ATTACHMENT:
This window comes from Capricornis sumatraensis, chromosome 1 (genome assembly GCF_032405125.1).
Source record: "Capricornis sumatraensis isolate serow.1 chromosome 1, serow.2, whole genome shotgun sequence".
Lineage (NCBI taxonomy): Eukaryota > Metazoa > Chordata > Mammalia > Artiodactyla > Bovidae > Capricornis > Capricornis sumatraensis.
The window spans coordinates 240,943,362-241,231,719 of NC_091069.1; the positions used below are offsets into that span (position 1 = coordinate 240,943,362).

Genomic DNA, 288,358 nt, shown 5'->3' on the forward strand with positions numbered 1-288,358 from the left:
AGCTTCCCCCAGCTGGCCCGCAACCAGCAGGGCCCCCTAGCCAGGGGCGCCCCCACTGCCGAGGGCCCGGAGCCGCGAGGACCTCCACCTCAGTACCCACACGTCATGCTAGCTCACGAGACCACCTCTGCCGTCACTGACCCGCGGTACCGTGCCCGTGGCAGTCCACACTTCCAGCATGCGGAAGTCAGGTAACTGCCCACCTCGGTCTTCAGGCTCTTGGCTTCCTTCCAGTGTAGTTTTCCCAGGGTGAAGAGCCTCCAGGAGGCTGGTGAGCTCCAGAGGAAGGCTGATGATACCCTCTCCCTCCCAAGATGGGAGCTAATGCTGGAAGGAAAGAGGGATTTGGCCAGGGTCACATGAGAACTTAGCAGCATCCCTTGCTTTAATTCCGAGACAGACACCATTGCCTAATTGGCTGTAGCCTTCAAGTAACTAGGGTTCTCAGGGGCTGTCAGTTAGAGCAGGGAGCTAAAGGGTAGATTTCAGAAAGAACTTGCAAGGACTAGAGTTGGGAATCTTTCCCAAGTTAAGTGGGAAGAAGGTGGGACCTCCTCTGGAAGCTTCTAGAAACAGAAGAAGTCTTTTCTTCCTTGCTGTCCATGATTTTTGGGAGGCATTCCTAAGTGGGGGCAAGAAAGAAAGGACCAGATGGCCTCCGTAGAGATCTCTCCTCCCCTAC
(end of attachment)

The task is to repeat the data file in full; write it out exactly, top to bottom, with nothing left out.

This window comes from Capricornis sumatraensis, chromosome 1 (genome assembly GCF_032405125.1).
Source record: "Capricornis sumatraensis isolate serow.1 chromosome 1, serow.2, whole genome shotgun sequence".
Lineage (NCBI taxonomy): Eukaryota > Metazoa > Chordata > Mammalia > Artiodactyla > Bovidae > Capricornis > Capricornis sumatraensis.
The window spans coordinates 240,943,362-241,231,719 of NC_091069.1; the positions used below are offsets into that span (position 1 = coordinate 240,943,362).

Genomic DNA, 288,358 nt, shown 5'->3' on the forward strand with positions numbered 1-288,358 from the left:
AGCTTCCCCCAGCTGGCCCGCAACCAGCAGGGCCCCCTAGCCAGGGGCGCCCCCACTGCCGAGGGCCCGGAGCCGCGAGGACCTCCACCTCAGTACCCACACGTCATGCTAGCTCACGAGACCACCTCTGCCGTCACTGACCCGCGGTACCGTGCCCGTGGCAGTCCACACTTCCAGCATGCGGAAGTCAGGTAACTGCCCACCTCGGTCTTCAGGCTCTTGGCTTCCTTCCAGTGTAGTTTTCCCAGGGTGAAGAGCCTCCAGGAGGCTGGTGAGCTCCAGAGGAAGGCTGATGATACCCTCTCCCTCCCAAGATGGGAGCTAATGCTGGAAGGAAAGAGGGATTTGGCCAGGGTCACATGAGAACTTAGCAGCATCCCTTGCTTTAATTCCGAGACAGACACCATTGCCTAATTGGCTGTAGCCTTCAAGTAACTAGGGTTCTCAGGGGCTGTCAGTTAGAGCAGGGAGCTAAAGGGTAGATTTCAGAAAGAACTTGCAAGGACTAGAGTTGGGAATCTTTCCCAAGTTAAGTGGGAAGAAGGTGGGACCTCCTCTGGAAGCTTCTAGAAACAGAAGAAGTCTTTTCTTCCTTGCTGTCCATGATTTTTGGGAGGCATTCCTAAGTGGGGGCAAGAAAGAAAGGACCAGATGGCCTCCGTAGAGATCTCTCCTCCCCTAC